There is a phrase you see in virtually every lease agreement, yet you probably don’t notice it: “residential use only.”
As straightforward as that language may seem, even landlords tend to skip over it and fail to discuss this point with new tenants. Perhaps that’s because these three little words often are buried in the introductory paragraphs, hardly noticeable when verifying the spelling of the tenants’ names.
However, in today’s market, these words carry more weight. Employment figures are improving, putting a huge supply of renters in the market. At the same time, wages are not keeping pace.
These factors mean more tenants are looking for extra income, and they are getting creative.
Unfortunately for landlords, these money-making enterprises often involve an inappropriate use of the rental unit. Those three little words suddenly translate into significant income loss for landlords.
The practice of renting out space in an apartment to people on the Internet is growing at a staggering pace. A typical scenario is a tenant who sleeps over at a friend’s house on weekends, and puts their own bed up for rent to a stranger at the same time.
Why It’s Bad
Needless to say, frequent, short-term rentals greatly increases the risk of injury or property damage.
Tenants who use these services tend to place extraordinary faith in what people say online and easily can fall prey to a scam. Not only are they placing themselves at risk, they threaten the landlord’s investment as well. Tenants are not trained to screen other tenants. They don’t know the right questions to ask. They don’t have access to tenant screening reports.
In many cases, the tenants are not home to supervise the guest, who has unrestricted access to the apartment and community amenities.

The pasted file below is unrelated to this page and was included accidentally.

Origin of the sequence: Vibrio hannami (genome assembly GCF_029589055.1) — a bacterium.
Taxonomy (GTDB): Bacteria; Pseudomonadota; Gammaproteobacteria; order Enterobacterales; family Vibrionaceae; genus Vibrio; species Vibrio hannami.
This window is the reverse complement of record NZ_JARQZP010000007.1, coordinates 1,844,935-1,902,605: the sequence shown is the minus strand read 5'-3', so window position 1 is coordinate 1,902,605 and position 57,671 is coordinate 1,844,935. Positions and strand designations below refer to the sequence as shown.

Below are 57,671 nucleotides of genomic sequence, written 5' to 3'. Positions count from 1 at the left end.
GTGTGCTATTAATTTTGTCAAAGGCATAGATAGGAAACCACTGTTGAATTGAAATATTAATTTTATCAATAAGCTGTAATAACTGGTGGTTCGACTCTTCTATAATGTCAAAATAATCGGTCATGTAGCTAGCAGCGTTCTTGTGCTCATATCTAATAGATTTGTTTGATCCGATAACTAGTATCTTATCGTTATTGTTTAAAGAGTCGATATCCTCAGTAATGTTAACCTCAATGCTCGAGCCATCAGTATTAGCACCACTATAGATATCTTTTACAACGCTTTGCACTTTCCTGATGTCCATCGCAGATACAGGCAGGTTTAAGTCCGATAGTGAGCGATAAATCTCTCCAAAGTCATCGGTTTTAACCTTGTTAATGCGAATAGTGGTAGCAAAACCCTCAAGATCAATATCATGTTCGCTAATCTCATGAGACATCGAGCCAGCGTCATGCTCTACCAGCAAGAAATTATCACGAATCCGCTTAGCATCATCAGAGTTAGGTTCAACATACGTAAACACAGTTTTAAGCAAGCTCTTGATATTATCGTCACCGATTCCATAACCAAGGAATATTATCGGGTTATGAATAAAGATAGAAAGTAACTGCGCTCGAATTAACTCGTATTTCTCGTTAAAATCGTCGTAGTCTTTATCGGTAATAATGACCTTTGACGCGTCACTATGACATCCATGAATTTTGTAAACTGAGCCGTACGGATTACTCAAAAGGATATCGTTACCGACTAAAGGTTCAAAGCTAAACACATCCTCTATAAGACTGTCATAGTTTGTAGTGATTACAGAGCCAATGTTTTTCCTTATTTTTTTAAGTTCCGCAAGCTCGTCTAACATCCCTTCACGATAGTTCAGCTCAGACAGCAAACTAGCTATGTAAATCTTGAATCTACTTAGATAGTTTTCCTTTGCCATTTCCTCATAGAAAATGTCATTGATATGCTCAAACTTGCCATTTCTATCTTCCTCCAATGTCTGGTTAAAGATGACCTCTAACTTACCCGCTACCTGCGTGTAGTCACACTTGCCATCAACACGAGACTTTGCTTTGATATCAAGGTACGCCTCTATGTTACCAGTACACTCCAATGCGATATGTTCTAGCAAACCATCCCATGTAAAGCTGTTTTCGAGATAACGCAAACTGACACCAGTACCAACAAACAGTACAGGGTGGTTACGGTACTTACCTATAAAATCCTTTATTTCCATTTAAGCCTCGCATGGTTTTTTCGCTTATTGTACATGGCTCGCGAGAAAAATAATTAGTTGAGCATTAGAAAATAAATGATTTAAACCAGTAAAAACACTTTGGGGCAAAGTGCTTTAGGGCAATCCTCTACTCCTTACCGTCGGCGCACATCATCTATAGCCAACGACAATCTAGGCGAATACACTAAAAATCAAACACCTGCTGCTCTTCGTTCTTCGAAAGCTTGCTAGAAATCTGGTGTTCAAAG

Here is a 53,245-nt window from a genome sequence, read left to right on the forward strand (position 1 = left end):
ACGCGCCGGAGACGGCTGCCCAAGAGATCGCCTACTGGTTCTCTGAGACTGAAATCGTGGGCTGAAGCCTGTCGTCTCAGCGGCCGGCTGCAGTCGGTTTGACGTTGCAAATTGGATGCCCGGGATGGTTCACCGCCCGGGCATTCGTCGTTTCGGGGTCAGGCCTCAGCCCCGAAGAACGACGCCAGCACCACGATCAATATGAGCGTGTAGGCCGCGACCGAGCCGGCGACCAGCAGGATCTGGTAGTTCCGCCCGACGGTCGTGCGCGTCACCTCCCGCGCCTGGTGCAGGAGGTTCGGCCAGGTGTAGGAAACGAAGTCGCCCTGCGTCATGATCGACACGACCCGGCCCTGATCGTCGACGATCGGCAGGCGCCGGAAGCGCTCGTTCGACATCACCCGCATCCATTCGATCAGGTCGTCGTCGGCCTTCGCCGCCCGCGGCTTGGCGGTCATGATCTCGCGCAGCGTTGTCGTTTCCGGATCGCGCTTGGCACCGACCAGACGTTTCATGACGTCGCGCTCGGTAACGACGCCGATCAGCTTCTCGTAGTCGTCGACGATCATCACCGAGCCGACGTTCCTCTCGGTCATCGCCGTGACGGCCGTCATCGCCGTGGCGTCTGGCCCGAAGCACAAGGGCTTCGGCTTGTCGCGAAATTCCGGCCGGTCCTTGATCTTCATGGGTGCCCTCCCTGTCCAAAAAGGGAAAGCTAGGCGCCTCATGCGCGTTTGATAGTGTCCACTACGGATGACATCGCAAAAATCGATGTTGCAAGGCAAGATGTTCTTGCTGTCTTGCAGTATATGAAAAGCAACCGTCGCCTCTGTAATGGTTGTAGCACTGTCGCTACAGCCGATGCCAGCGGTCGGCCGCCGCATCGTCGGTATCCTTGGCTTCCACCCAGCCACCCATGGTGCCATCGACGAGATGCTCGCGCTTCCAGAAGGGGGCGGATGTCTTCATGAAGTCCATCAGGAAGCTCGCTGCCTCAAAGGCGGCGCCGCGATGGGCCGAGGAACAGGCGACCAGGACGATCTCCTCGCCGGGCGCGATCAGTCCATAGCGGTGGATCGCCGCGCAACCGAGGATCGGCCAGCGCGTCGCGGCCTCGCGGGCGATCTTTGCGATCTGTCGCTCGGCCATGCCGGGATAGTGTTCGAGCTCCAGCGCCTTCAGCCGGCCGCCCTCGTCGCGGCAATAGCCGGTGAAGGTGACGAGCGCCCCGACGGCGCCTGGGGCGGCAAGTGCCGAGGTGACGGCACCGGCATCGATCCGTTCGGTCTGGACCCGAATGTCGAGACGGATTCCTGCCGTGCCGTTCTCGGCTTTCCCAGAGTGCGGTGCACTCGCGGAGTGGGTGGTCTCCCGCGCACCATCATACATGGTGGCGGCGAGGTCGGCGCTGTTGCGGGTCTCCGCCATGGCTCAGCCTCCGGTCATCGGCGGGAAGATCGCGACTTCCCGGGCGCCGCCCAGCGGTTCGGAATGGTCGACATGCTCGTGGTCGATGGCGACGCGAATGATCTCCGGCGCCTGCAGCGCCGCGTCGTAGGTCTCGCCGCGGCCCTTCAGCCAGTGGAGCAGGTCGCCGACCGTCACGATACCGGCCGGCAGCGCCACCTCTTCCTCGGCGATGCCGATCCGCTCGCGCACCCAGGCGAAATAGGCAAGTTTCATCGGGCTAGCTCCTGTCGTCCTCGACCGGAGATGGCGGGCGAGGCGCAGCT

Many cities, particularly those with rent control restrictions, are battling the practice through zoning restrictions. Unfortunately, it may be the unsuspecting rental property owner who pays the fine.
The situation is aggravated by the fact that tenants try to hide the practice from the landlord. The landlord does not have the opportunity to explain the risks.
What Landlord’s Can Do
Explain to incoming tenants that “residential use only ” means the tenant agrees to live there, and not to use the property for a commercial or business purpose, like running a makeshift bed and breakfast. Tenants must understand the significant risks posed by these transactions, and that they will be evicted should they violate the provision.
Landlords also should review their guest policies and closes loopholes that could accommodate short-term guests that are found on the Internet.
From catering parties to taking in laundry, to converting a spare bedroom for yoga lessons or a coaching office, in-home businesses change the nature of the rental agreement.
Why It’s Bad
In-home businesses increase foot traffic, parking congestion and noise.
Some businesses will increase utility costs that are covered by the landlord.
Allowing public access to the unit is a security risk to other tenants or neighboring properties.
More traffic increases the risk of injuries like slip and fall.
Noise complaints may increase, both from neighboring tenants and from the tenant attempting to work in a residential space.
What Landlords Can Do